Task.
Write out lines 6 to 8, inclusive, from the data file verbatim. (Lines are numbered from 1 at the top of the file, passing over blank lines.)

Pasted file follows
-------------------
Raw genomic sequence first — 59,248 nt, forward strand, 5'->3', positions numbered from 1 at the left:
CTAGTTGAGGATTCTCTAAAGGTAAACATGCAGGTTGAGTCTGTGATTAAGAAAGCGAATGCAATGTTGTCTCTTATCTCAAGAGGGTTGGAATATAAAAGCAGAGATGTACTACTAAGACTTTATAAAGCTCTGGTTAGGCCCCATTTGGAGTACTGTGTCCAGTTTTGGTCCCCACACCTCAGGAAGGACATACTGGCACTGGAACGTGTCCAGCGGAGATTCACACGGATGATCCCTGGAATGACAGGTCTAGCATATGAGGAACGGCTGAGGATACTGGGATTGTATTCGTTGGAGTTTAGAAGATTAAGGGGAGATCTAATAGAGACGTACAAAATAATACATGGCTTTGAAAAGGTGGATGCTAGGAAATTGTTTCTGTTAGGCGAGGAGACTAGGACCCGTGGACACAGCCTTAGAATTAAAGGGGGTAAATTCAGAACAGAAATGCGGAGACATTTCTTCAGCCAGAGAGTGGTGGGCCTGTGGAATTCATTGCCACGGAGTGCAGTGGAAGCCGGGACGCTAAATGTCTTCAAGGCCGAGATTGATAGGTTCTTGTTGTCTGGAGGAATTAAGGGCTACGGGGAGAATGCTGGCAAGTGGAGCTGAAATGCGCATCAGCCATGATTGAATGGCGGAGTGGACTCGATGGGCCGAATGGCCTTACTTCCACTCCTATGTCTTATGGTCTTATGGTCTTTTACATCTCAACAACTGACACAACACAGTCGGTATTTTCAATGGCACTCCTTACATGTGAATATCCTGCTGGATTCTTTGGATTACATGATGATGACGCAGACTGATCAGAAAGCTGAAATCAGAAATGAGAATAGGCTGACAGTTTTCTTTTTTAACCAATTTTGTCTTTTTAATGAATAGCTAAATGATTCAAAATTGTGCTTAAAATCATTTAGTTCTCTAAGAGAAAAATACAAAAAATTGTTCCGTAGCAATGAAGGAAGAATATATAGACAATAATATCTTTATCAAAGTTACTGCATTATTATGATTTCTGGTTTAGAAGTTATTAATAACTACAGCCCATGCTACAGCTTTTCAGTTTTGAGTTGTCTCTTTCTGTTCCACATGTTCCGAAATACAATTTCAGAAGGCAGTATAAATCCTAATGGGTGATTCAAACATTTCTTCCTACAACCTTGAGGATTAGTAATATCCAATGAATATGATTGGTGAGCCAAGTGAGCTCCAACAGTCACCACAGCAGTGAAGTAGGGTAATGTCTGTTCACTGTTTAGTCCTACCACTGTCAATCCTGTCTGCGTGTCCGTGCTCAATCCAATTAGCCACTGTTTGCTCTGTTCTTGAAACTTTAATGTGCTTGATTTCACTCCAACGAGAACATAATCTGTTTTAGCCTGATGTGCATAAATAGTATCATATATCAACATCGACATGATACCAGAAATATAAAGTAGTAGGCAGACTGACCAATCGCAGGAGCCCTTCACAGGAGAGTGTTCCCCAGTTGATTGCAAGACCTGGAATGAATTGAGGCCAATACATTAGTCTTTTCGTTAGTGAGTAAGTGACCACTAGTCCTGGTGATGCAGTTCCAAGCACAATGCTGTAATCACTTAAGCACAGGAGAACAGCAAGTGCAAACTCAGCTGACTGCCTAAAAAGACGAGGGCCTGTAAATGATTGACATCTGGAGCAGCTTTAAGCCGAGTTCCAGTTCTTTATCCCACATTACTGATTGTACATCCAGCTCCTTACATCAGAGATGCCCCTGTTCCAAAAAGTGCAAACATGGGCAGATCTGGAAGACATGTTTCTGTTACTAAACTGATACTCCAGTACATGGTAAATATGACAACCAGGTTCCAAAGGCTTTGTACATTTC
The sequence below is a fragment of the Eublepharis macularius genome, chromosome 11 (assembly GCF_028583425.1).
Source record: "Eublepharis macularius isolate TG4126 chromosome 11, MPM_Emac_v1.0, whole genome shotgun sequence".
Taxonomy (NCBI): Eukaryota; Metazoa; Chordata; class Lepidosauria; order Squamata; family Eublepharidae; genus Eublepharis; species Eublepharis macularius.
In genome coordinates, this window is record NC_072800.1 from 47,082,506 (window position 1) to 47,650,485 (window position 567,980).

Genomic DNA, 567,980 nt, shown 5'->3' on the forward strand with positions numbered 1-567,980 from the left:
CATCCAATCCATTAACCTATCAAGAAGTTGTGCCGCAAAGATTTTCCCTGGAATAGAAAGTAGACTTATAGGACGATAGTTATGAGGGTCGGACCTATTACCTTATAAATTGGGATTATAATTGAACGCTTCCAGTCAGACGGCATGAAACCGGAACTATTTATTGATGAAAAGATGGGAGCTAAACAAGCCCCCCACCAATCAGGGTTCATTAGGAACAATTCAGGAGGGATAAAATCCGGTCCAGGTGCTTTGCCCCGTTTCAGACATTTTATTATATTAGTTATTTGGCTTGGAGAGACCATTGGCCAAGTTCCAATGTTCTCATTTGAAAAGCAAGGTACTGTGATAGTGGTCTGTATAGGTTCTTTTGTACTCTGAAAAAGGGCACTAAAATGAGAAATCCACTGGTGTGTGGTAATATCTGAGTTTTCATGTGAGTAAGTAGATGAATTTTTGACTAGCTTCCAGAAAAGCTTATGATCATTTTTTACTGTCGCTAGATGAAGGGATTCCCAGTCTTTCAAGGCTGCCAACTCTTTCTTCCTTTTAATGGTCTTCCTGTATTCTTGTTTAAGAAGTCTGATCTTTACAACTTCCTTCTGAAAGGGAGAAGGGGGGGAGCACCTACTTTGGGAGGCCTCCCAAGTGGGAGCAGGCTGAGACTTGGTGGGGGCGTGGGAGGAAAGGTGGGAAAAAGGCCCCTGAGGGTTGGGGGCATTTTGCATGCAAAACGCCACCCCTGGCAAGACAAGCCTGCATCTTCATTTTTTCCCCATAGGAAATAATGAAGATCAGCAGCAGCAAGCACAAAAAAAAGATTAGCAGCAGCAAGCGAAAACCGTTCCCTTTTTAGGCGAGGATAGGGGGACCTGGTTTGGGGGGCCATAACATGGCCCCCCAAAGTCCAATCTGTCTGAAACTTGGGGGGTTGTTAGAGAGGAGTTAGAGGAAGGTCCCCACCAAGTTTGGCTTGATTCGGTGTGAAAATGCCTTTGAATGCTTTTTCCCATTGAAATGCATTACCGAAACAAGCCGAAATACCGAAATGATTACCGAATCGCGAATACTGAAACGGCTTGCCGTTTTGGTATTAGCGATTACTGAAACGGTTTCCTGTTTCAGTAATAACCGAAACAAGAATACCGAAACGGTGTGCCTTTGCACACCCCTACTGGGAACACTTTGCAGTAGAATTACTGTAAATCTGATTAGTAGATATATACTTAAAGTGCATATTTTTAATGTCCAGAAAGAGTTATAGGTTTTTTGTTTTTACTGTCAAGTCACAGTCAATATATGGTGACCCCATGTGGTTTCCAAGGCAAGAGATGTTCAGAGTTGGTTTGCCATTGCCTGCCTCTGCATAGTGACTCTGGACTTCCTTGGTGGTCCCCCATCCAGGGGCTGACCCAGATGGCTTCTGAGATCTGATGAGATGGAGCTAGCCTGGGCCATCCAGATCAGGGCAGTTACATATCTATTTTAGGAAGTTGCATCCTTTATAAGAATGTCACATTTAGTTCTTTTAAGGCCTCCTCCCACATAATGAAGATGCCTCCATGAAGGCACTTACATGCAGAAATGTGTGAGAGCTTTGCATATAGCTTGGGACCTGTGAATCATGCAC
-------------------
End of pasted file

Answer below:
In genome coordinates, this window is record NC_072800.1 from 47,082,506 (window position 1) to 47,650,485 (window position 567,980).

Genomic DNA, 567,980 nt, shown 5'->3' on the forward strand with positions numbered 1-567,980 from the left:
CATCCAATCCATTAACCTATCAAGAAGTTGTGCCGCAAAGATTTTCCCTGGAATAGAAAGTAGACTTATAGGACGATAGTTATGAGGGTCGGACCTATTACCTTATAAATTGGGATTATAATTGAACGCTTCCAGTCAGACGGCATGAAACCGGAACTATTTATTGATGAAAAGATGGGAGCTAAACAAGCCCCCCACCAATCAGGGTTCATTAGGAACAATTCAGGAGGGATAAAATCCGGTCCAGGTGCTTTGCCCCGTTTCAGACATTTTATTATATTAGTTATTTGGCTTGGAGAGACCATTGGCCAAGTTCCAATGTTCTCATTTGAAAAGCAAGGTACTGTGATAGTGGTCTGTATAGGTTCTTTTGTACTCTGAAAAAGGGCACTAAAATGAGAAATCCACTGGTGTGTGGTAATATCTGAGTTTTCATGTGAGTAAGTAGATGAATTTTTGACTAGCTTCCAGAAAAGCTTATGATCATTTTTTACTGTCGCTAGATGAAGGGATTCCCAGTCTTTCAAGGCTGCCAACTCTTTCTTCCTTTTAATGGTCTTCCTGTATTCTTGTTTAAGAAGTCTGATCTTTACAACTTCCTTCTGAAAGGGAGAAGGGGGGGAGCACCTACTTTGGGAGGCCTCCCAAGTGGGAGCAGGCTGAGACTTGGTGGGGGCGTGGGAGGAAAGGTGGGAAAAAGGCCCCTGAGGGTTGGGGGCATTTTGCATGCAAAACGCCACCCCTGGCAAGACAAGCCTGCATCTTCATTTTTTCCCCATAGGAAATAATGAAGATCAGCAGCAGCAAGCACAAAAAAAAGATTAGCAGCAGCAAGCGAAAACCGTTCCCTTTTTAGGCGAGGATAGGGGGACCTGGTTTGGGGGGCCATAACATGGCCCCCCAAAGTCCAATCTGTCTGAAACTTGGGGGGTTGTTAGAGAGGAGTTAGAGGAAGGTCCCCACCAAGTTTGGCTTGATTCGGTGTGAAAATGCCTTTGAATGCTTTTTCCCATTGAAATGCATTACCGAAACAAGCCGAAATACCGAAATGATTACCGAATCGCGAATACTGAAACGGCTTGCCGTTTTGGTATTAGCGATTACTGAAACGGTTTCCTGTTTCAGTAATAACCGAAACAAGAATACCGAAACGGTGTGCCTTTGCACACCCCTACTGGGAACACTTTGCAGTAGAATTACTGTAAATCTGATTAGTAGATATATACTTAAAGTGCATATTTTTAATGTCCAGAAAGAGTTATAGGTTTTTTGTTTTTACTGTCAAGTCACAGTCAATATATGGTGACCCCATGTGGTTTCCAAGGCAAGAGATGTTCAGAGTTGGTTTGCCATTGCCTGCCTCTGCATAGTGACTCTGGACTTCCTTGGTGGTCCCCCATCCAGGGGCTGACCCAGATGGCTTCTGAGATCTGATGAGATGGAGCTAGCCTGGGCCATCCAGATCAGGGCAGTTACATATCTATTTTAGGAAGTTGCATCCTTTATAAGAATGTCACATTTAGTTCTTTTAAGGCCTCCTCCCACATAATGAAGATGCCTCCATGAAGGCACTTACATGCAGAAATGTGTGAGAGCTTTGCATATAGCTTGGGACCTGTGAATCATGCAC